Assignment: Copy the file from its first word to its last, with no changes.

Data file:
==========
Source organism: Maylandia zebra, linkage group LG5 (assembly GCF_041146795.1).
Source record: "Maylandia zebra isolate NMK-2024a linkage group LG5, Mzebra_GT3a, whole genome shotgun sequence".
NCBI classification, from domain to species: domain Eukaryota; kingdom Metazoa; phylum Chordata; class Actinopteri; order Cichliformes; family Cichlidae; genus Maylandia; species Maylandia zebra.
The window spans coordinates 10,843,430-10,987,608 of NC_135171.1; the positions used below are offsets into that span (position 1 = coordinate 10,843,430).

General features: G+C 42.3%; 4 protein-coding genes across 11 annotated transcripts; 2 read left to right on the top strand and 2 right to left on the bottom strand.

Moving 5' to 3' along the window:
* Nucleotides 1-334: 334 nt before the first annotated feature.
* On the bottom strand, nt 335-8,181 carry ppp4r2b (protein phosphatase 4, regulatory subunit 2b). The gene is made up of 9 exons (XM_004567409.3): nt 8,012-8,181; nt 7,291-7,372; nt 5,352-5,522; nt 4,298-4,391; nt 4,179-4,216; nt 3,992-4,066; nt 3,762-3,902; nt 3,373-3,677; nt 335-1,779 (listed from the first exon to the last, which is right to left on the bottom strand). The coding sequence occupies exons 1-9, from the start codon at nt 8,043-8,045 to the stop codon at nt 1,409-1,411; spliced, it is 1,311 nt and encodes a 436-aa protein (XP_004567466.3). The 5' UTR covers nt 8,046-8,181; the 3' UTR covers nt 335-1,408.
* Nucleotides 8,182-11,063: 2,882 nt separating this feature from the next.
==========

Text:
Source organism: Maylandia zebra, linkage group LG5 (assembly GCF_041146795.1).
Source record: "Maylandia zebra isolate NMK-2024a linkage group LG5, Mzebra_GT3a, whole genome shotgun sequence".
NCBI classification, from domain to species: domain Eukaryota; kingdom Metazoa; phylum Chordata; class Actinopteri; order Cichliformes; family Cichlidae; genus Maylandia; species Maylandia zebra.
The window spans coordinates 10,843,430-10,987,608 of NC_135171.1; the positions used below are offsets into that span (position 1 = coordinate 10,843,430).

General features: G+C 42.3%; 4 protein-coding genes across 11 annotated transcripts; 2 read left to right on the top strand and 2 right to left on the bottom strand.

Moving 5' to 3' along the window:
* Nucleotides 1-334: 334 nt before the first annotated feature.
* On the bottom strand, nt 335-8,181 carry ppp4r2b (protein phosphatase 4, regulatory subunit 2b). The gene is made up of 9 exons (XM_004567409.3): nt 8,012-8,181; nt 7,291-7,372; nt 5,352-5,522; nt 4,298-4,391; nt 4,179-4,216; nt 3,992-4,066; nt 3,762-3,902; nt 3,373-3,677; nt 335-1,779 (listed from the first exon to the last, which is right to left on the bottom strand). The coding sequence occupies exons 1-9, from the start codon at nt 8,043-8,045 to the stop codon at nt 1,409-1,411; spliced, it is 1,311 nt and encodes a 436-aa protein (XP_004567466.3). The 5' UTR covers nt 8,046-8,181; the 3' UTR covers nt 335-1,408.
* Nucleotides 8,182-11,063: 2,882 nt separating this feature from the next.